Merino wool advantages and disadvantages cover image of Kim looking uncomfortable and itchy in her Wool & Prince button up shirt

Too Un-baa-leivable to Be True?

I’m merino mad. I love wearing merino wool and constantly spill yarns about it to convince others to wear it too.

But, I’m sheepish to say I sometimes exaggerate. Here’s my confession:

Merino isn’t perfect.

If it were, I’d wear nothing else. But I wear plenty of non-merino apparel too. And even the merino clothes I rave about aren’t always 100% merino.

So, instead of trying to pull to wool over your eyes or fleece you, here are the honest benefits and disadvantages of merino wool.

Merino Wool Benefits and Disadvantages

Shrek was too cool, despite and because of his natural merino wool coat. (Image from ABC.net)

Pro: Merino’s Wearable Styrofoam

You know how styrofoam cups keep hot drinks like coffee hot and cold drinks like iced tea cold?

Well, merino does the same for you when you wear clothing made of it. It keeps you cool when it’s hot and warm when it’s cold.

And if the styrofoam analogy doesn’t convince you of merino’s insulating incredibleness, consider Shrek.

Shrek was a renegade. He’s a merino sheep who avoided being sheered for six years and, since merino sheep’s wool doesn’t stop growing, become a giant cotton ball with legs.

If his 60-pound (!) coat were made of any other material, he’d be toast. But because it’s merino, he stayed cool in New Zealand’s hot summers.

Con: Merino’s Not as Soft as They Say

The people who try to tell you merino wool is super soft are probably the same ones who tell you so-and-so veggie burger tastes exactly like real beef.

Merino definitely ain’t silk. It’s not even cotton. That’s why you’re not going to see merino wool towels hit the market any time soon.

But it’s not scratchy like regular wool, either.

Here’s the truth: Sometimes, when I initially put on a merino wool garment I think, “Hmm, this isn’t that soft.” But that thought doesn’t cross my mind after that. I don’t think about my clothes at all because it’s so magically insulating.

Pro: Merino Is Deodorant

Even when I fart the faintest of farts, Kim’s super sensitive sense of smell can detect it from across the room. It’s annoying.

But she can’t detect when I’m wearing a merino t-shirt for the 10th time without washing it. Somehow, the antibacterial properties of the fabric destroy odors.

Watch the above video if you don’t believe me. This guy wore the same shirt for 100 days without washing and people couldn’t even tell.

Chris showing the elbows of his merino wool sweatshirt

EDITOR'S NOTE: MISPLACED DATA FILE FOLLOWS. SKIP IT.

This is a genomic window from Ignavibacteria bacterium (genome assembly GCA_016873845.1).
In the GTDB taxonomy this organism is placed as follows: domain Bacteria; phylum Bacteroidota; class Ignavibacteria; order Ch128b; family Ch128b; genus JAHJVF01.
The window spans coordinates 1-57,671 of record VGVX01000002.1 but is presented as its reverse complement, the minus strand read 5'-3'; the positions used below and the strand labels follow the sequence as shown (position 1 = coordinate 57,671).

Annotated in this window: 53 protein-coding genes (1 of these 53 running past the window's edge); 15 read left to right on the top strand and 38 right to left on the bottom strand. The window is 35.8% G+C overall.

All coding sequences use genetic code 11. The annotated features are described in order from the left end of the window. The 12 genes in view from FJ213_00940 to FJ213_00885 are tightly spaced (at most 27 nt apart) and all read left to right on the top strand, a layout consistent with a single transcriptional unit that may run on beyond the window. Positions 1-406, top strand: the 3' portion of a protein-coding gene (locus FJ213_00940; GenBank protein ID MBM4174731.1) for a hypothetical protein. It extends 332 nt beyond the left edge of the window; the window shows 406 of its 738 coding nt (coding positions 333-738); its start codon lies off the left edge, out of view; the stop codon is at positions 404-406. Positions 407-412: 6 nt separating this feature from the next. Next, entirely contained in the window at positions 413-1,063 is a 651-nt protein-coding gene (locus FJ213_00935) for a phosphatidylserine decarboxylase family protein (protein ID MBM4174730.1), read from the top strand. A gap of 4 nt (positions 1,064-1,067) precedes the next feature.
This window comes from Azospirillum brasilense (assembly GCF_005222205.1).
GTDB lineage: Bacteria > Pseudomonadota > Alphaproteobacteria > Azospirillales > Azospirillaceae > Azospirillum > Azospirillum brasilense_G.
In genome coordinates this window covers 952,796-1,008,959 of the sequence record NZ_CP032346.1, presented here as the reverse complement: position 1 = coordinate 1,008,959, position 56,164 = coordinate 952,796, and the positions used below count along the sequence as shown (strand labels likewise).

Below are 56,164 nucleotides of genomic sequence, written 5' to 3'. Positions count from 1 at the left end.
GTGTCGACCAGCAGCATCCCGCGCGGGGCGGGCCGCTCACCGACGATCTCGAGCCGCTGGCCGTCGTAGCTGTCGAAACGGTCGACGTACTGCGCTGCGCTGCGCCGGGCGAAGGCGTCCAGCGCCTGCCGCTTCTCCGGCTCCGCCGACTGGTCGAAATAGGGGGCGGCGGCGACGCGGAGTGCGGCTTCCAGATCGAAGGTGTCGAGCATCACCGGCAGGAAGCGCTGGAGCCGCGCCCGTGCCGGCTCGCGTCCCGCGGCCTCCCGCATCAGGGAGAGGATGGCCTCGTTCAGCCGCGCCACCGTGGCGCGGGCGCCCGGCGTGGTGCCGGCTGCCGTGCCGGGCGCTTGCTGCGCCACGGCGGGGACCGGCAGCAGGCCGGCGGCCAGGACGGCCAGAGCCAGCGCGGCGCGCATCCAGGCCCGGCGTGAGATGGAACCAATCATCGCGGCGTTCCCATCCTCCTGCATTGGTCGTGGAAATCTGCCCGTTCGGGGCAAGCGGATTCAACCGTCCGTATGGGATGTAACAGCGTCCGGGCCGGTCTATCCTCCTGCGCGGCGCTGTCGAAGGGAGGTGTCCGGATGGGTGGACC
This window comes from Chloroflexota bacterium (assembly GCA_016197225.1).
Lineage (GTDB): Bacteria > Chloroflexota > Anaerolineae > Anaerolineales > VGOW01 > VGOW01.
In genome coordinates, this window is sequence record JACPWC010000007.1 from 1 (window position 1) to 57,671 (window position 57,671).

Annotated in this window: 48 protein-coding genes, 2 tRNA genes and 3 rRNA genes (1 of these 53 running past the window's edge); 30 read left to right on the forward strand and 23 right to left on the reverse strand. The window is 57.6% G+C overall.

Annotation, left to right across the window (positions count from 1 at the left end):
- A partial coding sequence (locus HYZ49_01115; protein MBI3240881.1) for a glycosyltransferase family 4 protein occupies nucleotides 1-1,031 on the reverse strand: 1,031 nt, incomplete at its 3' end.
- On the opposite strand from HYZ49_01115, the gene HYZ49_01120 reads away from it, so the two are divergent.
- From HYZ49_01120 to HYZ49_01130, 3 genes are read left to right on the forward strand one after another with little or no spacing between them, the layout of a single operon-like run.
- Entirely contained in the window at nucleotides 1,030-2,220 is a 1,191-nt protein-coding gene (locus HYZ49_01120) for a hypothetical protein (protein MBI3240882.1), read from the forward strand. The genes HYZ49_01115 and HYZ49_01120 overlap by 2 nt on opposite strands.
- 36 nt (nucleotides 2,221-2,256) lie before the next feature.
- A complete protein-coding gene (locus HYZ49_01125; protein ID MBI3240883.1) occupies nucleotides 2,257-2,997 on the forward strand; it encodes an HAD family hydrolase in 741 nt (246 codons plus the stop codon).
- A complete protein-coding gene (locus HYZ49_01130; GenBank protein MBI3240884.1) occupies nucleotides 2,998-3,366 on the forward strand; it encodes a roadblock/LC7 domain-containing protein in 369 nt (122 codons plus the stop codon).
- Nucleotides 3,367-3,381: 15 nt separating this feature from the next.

I had to put these patches on the elbows of my Ice Breaker merino wool sweatshirt because of holes.

Con: Merino’s Not Invincible

I honestly and respectfully disagree with all the other blog posts out there that claim durability to be one of the benefits of merino wool.

Sure, it’s more durable than the wool sweater your granny knit for you but it isn’t compared to whatever you’re wearing now.

You won’t see many of merino wool pants or sports apparel on the market and you will see a lot of holes in merino shirts’ elbows because it’s not that stretchy and eventually breaks.

So while it’s easily durable enough to machine wash (when the rare day comes that you have to wash it), you definitely shouldn’t put any merino in the dryer.

Pro: Merino Doesn’t Wrinkle

If you’ve seen my packing list and the travel tips our moms never told us, you know I hate folding clothes and hope to never touch an iron again in my life.

With merino, I’m assured to avoid both because the stuff doesn’t wrinkle.

I’m going to wrinkle before my merino clothes do.

Con: Merino’s Plain

Aside from some pretty spiffy dress shirts (at least I think they’re spiffy), most merino wool clothing is plain, practical type attire.

“Unstylish,” some would say.

Kim’s one of them. She doesn’t wear merino simply because she hasn’t found anything that suits her.

Apparently, merino doesn’t have the versatility of other fabrics and that fashion designers desire to transform it into impractical but stylish designs.

Chris walking in his Icebreaker tank top in the Namibian desert at Sossusvlei
Merino’s great for the hot desert because it’s as thirsty for my sweat as I am for water.

Pro: Merino’s Thirsty

Merino can absorb as much as 30% of its weight without feeling wet, making it the most “hydrophilic” of all natural fibers.

Generally, that’s a good thing because it absorbs your sweat or the rain to keep the fabric clinging to your skin. It gives your skin the room to do it’s job and regulate its temperature appropriately.

Merino wool and synthetic shirts hanging side-by-side
The only thing I don’t love about my Icebreaker merino tank (right) is that it takes longer to dry than my synthetic tanks (left).

Con: Merino Doesn’t Give Up Moisture Easily

Hydrophilic is Latin for water-loving, so just like if you gave me a beer you’d going to have a hard time getting it back, it takes a while for merino to give up the water it absorbs.

These guys found that a 100% merino wool shirt took 40% longer to dry than a 100% polyester one (48 minutes vs 34).

They also found that a 87% merino, 13% nylon Icebreaker Tech T lite dried just as fast (34 minutes). But I have a hard time believing that.

I often wash and dry my merino wool tank alongside synthetic ones and it always takes longer to dry.

Pro: Merino’s Easy-Care for Mother Nature, Too

Synthetic fabrics take 20 to 200 years to biodegrade and are polluting our waterways worse than you’d expect.

All-natural merino takes just six months. Watch the above video to see.

So whenever the sad day comes that you have to say goodbye to your trusty merino wool clothing, you can at least take solace in the fact that it’s not going to harm the planet.

Con: Sheep Might Not Appreciate Us Stealing Their Coats

Shrek probably hid from shearing for six years for a reason.

And if you look online, you’ll find horror stories of farmers treating their sheep poorly and learn all about of “mulesing.”